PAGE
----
It was on a trip to Dubai where I was planning a trip to Tehran, and I found an  8 hour layover in Qatar.  I had heard very little of this little Pearl in the Persian Gulf.  Qatar Airways had all sorts of cool destinations and for a decent price I was able to fly spend a decent amount of time enough to get out and see the city.  It was with a Jordanian Facebook friend’s, friend I met Mohammed Afana.  I learned a few years ago to embrace the friends of friends and unless there are signs otherwise to connect with people in ways that otherwise would not be possible in such a short period of time.  I had 8 hours or less with Mohammed, and we really became close.  I have had a hard time expressing the connections I’ve made with the Palestinian people.  On my technical blog I’ve shared a little, and it appears it’s been misunderstood.  Below Muslim Education Center fashioned after a thousand year old Mosque in Iraq.

I do feel for the Palestinian people, and my experiences with Mohammed Afana are no different than others I have met.  He was extremely kind, open, caring, and was a brother to me while I was with him.  His parents are refugees from Palestinian Territories, and he was born in Qatar.  We learn from people and walking in someone else’s shoes. 

Mhmd’s a Judo expert.  He’s very skilled.  He actually competed at the world class level on the national team for years.  He picked me up at the airport, ready to show me a night on the town.  It was awesome.  

We started out by going to Souk Waqif a traditional bizarre and market.  This isn’t the high end shopping, but has awesome shops that will much better help you connect with the locals.  I ran into this sheik boy with his pet falcon! 

By the way, this Souk is only 10-15 minutes from the airport and truly is an old market that was built originally by Beduins from the desert to sell their wells.  There are some great prices, and cool stuff you’ve never seen before.

This cool sundial? reminds me of the Dark Chrystal.

pet falcon doha qatar

The white clothes he’s wearing are actually very comfortable.  I had the chance to wear one while in UAE.  They are very light and cool.  It’s very understandable how modest, clean, and all together cool in how they keep the sun off your skin, as well as provide a covering.  A friend of mine in Bahrain who wears both jeans and the white robe, prefers the traditional garb because it’s much cooler.  As well the hatta or hat scarf on the head is great for keeping the sun off your head and neck.  When I’m in the middle east I often prefer that as well as it is great for doing just that.  It’s much cooler and keeps me from getting burned. While at the market I came across these cool traditional knives.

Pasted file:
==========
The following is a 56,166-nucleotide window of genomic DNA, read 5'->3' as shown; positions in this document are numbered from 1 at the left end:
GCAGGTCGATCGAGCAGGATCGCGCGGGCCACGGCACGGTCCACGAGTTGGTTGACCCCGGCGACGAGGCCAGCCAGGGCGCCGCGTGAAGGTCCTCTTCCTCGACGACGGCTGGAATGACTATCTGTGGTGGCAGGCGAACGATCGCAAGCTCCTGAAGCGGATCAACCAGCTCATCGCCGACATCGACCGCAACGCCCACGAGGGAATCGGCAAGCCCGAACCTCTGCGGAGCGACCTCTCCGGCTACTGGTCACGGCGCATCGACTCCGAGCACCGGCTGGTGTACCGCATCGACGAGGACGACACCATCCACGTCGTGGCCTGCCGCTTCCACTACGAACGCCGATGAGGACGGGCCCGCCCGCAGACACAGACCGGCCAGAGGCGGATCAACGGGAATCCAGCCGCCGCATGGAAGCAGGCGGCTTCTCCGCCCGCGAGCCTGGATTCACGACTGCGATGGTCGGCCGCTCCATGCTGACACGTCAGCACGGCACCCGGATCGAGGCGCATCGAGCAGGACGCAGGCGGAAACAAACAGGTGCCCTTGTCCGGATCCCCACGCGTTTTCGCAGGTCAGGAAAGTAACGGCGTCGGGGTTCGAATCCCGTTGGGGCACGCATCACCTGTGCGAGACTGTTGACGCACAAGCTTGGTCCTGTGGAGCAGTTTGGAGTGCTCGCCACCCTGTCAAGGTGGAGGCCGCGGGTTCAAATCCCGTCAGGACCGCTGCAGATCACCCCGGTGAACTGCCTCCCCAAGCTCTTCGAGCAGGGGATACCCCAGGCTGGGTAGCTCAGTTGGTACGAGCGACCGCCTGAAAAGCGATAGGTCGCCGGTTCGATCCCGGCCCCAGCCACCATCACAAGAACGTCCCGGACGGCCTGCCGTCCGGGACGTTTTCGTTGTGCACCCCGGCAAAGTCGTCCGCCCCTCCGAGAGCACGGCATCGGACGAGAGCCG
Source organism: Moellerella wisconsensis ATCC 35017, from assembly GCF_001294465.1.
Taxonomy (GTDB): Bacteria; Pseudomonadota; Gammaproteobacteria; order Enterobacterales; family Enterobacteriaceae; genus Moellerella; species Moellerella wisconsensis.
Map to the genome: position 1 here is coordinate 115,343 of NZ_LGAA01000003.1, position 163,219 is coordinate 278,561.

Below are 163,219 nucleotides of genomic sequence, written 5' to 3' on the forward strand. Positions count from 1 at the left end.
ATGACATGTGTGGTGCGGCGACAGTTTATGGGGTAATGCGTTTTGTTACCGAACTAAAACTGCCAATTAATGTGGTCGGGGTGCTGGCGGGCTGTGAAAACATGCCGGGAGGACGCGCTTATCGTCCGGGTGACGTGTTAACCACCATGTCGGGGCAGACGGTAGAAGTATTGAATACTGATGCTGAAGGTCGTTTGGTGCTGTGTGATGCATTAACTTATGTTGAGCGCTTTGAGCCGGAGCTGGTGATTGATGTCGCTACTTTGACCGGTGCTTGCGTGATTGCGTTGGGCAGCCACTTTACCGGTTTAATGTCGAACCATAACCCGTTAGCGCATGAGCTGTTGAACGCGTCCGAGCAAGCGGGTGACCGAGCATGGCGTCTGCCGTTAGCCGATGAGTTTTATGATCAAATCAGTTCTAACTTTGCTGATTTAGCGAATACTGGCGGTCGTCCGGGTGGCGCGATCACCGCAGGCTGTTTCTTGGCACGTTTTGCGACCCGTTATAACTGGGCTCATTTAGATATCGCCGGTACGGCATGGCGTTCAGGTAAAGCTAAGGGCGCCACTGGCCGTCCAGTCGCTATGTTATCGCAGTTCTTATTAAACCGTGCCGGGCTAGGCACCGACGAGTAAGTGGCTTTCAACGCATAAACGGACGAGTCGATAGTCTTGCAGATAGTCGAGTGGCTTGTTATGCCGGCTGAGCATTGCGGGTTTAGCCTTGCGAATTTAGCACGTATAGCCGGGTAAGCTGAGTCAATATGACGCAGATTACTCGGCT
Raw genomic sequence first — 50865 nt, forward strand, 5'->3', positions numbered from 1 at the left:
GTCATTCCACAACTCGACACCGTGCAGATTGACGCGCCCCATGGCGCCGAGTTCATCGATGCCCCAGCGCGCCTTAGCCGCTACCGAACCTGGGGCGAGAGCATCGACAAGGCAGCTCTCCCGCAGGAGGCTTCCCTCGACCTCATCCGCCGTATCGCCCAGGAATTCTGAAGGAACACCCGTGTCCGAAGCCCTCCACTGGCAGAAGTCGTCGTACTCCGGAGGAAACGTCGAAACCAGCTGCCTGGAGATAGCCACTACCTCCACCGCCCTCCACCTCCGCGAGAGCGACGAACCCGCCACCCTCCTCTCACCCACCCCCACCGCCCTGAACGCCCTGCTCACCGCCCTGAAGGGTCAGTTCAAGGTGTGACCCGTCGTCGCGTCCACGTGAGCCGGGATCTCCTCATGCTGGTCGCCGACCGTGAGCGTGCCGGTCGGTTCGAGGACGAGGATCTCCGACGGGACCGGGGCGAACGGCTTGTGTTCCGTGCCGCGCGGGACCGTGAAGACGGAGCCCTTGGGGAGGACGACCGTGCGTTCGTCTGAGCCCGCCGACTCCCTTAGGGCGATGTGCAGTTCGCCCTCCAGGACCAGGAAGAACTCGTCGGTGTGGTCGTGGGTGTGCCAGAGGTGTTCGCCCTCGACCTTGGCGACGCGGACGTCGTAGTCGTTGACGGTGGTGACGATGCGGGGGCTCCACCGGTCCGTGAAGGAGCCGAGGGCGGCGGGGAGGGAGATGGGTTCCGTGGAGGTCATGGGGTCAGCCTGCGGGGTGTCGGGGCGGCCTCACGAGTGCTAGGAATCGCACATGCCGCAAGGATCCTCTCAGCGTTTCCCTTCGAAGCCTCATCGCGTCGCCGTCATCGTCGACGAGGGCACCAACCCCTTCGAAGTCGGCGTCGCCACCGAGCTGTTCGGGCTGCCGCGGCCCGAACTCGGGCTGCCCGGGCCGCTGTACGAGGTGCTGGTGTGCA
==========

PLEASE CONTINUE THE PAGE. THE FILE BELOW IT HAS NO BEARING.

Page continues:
I was considering getting one of them based on the reasonable prices, until I remembered I didn’t want to check anything at the airport… especially some kind of weapon on my flight to Iran.  I loved that shop.  They had such cool travel items. 

This traditional Muslim headdress and mask totally reminded me of my recent trip to Oman.  The face guard almost looks metallic.  When I first saw one on a lady I had to do a doubletake and had to slow down to take a picture… likely the opposite reaction that the lady was looking for.  I would say in my time in the middle east I did gain a great respect for the women’s clothing.  The flowing robes became very attractive and the mysterious eyes.  Some of those eyes were just so incredible!  Again, I know it’s the opposite of what they are going after… I guess. 

I ended up bringing back some traditional Muslim robes for my wife.  Which I’m sure she appreciated.  I also brought back what I call the Emirate robes.  We make quite the couple.  We look just like the couple above.  Some days in the summer I will put on my robes for around the house.  I’ve got a much thinker one I got in Morocco that I wear in the winter.  Sometimes I feel like I look like a monk in my big thick brown robes, another ironic moment.

Doha is from the future.  You’ve heard about how these amazing tall buildings and structures have gone up in Dubai, UAE.  What you may have missed is that Doha is really where it’s at.  Doha got it’s wind right after Dubai and has had some fantastic architecture put up.  The night sky is filled with crazy lights on fascinating shaped buildings.  It reminds me of a lazer light show on the buildings.  It’s far from boxy.  You get pin cushion looking buildings, and buildings that look more like puzzles, and cones, and twisty looking towers.  Awesome.

 

You also may have heard about the Palms in Dubai.  This place where reclaimed land from the sea was pushed into the shape of Palm leaves?  Well in Doha Qatar it’s the Pearl.  You get this amazing island in the shape of a clam with a pearl in the center.  The shopping rivals any 5th avenue, or High Streets of Europe.  Looking around the photo, you can see the humus and oil  as well as lamb shanks.

For lunch we stopped at an Iraqi resteraunt.  I hadn’t had Iraqi food before and it sounded fascinating.  The food was great.  I had mixed grills, lamb, beef, chicken, tomato, onion… looks great doesn’t it!  Awesome fresh grilled fresh food!

After dinner we got out on the water in some traditional Persian boats that almost looked Chinese.  The Corniche is a great relaxing place to walk.  Lots of locals walking along the shore.  As well, we saw some high end shops… and ultimately ended the late night with some Turkish Schwarma, the place was packed! Yum… some of the best schwarma I’ve ever had.

Qatar did not dissapoint.  It was a great stopover.  I would go back in a heart beat.  Great people, amazing experiences, great food, beautiful water experiences.  It’s amazing how they’ve made this desert Oasis bloom.

Leaving a friend behind who I had just met was with mixed emotion.  I wanted to stay, but was looking forward to my trip ahead… Iran.